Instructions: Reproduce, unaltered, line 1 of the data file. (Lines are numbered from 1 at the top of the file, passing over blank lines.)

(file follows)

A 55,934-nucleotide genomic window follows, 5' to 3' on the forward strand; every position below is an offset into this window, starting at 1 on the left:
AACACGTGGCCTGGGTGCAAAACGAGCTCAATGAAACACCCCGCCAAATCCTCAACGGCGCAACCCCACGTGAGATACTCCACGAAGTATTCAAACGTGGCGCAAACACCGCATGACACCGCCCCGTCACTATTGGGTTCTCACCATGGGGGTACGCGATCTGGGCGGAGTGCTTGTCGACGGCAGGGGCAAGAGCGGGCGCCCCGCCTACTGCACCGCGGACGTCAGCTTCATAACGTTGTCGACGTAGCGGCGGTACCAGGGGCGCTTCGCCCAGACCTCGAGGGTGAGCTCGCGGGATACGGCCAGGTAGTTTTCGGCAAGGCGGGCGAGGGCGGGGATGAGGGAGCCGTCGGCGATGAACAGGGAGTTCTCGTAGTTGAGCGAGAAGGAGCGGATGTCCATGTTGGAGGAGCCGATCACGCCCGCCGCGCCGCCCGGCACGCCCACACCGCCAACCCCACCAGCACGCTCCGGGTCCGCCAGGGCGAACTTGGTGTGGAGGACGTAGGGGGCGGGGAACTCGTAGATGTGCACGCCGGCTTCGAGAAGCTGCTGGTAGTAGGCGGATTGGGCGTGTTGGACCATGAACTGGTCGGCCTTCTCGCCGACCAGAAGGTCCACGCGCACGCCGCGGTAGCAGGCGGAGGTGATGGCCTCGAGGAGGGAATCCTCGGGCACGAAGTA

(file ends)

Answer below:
A 55,934-nucleotide genomic window follows, 5' to 3' on the forward strand; every position below is an offset into this window, starting at 1 on the left: